Poll: Majority oppose Gov. Rick Scott’s proposal to cut Everglades restoration funding

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— A majority of Florida voters oppose Gov. Rick Scott’s proposal to slash funding for Everglades restoration projects by two-thirds, according to a recent Everglades Foundation poll.

The poll found that 55 percent of voters opposed Scott’s proposal to cut Everglades restoration funding from $50 million a year to $17 million, while 40 percent support it. Five percent were unsure.

Kirk Fordham, CEO of the foundation, said during a Monday afternoon press conference that, like Scott, he believes there is room to find waste in “virtually every agency.”

“We all share Gov. Scott’s desire to rein in state spending,” Fordham said.

However, he said he believes the Everglades restoration projects have taken a “disproportionate hit” in recent years. Everglades funding hit a high during the administration of former- Gov. Jeb Bush, ranging from $100 million to $200 million annually from 2002 to 2006.

Fordham called the restoration projects, many of which employ people who formerly worked in the moribund construction industry, one of the best ways to “put folks back to work in private sector jobs that aren’t going to increase the size of government.”

“We recognize that in order to get revenues restored to the levels that they had been several years ago in our state coffers, you have to promote economic growth,” Fordham said. “However, you cannot attract that new growth, new businesses; you can’t create jobs in the state if you don’t have one key ingredient, and that’s water.

“One in three Floridians depend on the Everglades for their water supply.”

The survey of 607 registered voters throughout the state was conducted Feb. 13-14, by the Republican polling firm Tarrance Group out of Virginia. The survey has a margin of error of plus or minus 4.1 percent.

Public response to Scott’s Everglades proposal was polarized, said Dave Sackett, one of the Tarrance Group’s founding members.

“There are very few people who say they are unsure of their views on the issue,” he said.

Officials with the Everglades Foundation, a non-profit dedicated to restoring and protecting the Everglades ecosystem, only released select responses from the survey because they plan to use the rest to test messages they can use against their opponents, Fordham said.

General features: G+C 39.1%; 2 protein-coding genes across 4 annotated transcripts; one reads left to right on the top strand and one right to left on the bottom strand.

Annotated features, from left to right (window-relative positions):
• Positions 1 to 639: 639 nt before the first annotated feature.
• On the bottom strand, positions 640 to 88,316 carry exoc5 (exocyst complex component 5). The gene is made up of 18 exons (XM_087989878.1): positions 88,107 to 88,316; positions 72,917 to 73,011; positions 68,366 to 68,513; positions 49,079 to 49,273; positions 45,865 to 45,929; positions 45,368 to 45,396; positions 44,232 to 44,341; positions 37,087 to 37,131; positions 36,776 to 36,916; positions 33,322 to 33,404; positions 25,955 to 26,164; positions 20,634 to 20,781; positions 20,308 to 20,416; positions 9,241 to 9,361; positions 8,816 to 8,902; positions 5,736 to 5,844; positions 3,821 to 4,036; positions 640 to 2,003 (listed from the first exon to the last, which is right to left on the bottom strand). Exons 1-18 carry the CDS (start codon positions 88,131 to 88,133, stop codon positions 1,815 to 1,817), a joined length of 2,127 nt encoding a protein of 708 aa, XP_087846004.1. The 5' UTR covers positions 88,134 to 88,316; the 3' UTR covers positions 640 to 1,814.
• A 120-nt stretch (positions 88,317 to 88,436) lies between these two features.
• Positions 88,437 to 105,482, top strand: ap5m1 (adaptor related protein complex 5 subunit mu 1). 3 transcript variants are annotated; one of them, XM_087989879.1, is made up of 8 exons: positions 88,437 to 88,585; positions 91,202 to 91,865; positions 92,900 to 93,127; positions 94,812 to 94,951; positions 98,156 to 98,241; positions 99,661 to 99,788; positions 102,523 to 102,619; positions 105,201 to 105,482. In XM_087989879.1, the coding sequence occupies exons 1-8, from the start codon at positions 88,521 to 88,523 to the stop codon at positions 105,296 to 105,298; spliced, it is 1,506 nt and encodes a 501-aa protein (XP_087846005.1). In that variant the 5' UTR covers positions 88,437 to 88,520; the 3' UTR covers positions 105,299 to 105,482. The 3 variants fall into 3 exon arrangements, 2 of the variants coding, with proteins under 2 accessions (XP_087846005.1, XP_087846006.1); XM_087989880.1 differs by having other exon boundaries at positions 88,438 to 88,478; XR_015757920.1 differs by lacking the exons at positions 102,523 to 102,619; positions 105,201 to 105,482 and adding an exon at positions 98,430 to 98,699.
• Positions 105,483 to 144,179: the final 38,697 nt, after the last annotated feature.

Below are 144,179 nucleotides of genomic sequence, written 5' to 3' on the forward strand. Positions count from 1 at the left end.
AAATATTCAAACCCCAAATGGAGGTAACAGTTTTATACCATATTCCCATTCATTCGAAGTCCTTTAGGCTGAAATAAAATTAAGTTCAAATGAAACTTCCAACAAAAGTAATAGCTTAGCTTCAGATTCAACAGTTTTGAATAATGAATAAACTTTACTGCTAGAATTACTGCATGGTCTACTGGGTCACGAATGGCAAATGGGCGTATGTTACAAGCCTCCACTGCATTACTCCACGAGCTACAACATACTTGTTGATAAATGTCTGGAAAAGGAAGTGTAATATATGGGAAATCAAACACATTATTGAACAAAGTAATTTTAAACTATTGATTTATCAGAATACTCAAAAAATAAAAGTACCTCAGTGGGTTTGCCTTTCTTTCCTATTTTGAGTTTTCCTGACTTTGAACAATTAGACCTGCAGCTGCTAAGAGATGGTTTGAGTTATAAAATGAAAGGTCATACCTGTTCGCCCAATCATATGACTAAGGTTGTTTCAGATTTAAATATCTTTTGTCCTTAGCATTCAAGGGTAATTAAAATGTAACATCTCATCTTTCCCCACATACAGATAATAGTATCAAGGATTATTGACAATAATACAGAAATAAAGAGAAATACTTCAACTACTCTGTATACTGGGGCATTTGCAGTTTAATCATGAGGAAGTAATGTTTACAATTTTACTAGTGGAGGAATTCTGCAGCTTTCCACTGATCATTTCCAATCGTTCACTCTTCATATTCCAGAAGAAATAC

The survey didn’t ask respondents if they were willing to pay more in taxes to continue funding the restoration projects, Fordham said, and didn’t ask respondents to prioritize the Everglades project against other programs that are also facing potential cuts.

“We didn’t pit programs against one another,” Fordham said.

The survey also found that 74 percent of respondents agreed that the state needs to manage new development to protect the Everglades, and 81 percent agreed the state needs to manage new development to protect rivers, lakes, streams and beaches from pollution.

Sixty-five percent of respondents ranked protecting and restoring the Everglades as either extremely important or very important, while 23 percent ranked it as somewhat important and 11 percent ranked it as not important at all.

Approved by Congress in 2000, the Comprehensive Everglades Restoration Plan, or CERP, was originally estimated to take 30 years and cost about $7.8 billion. However, that price tag has since increased.

“The primary principle of Everglades restoration is, instead of flushing two billion gallons of water out to sea,” Fordham said, “capture it in the Everglades during the wet season so you have it during the dry season to provide to our population, and even to agricultural, and business and industrial users.”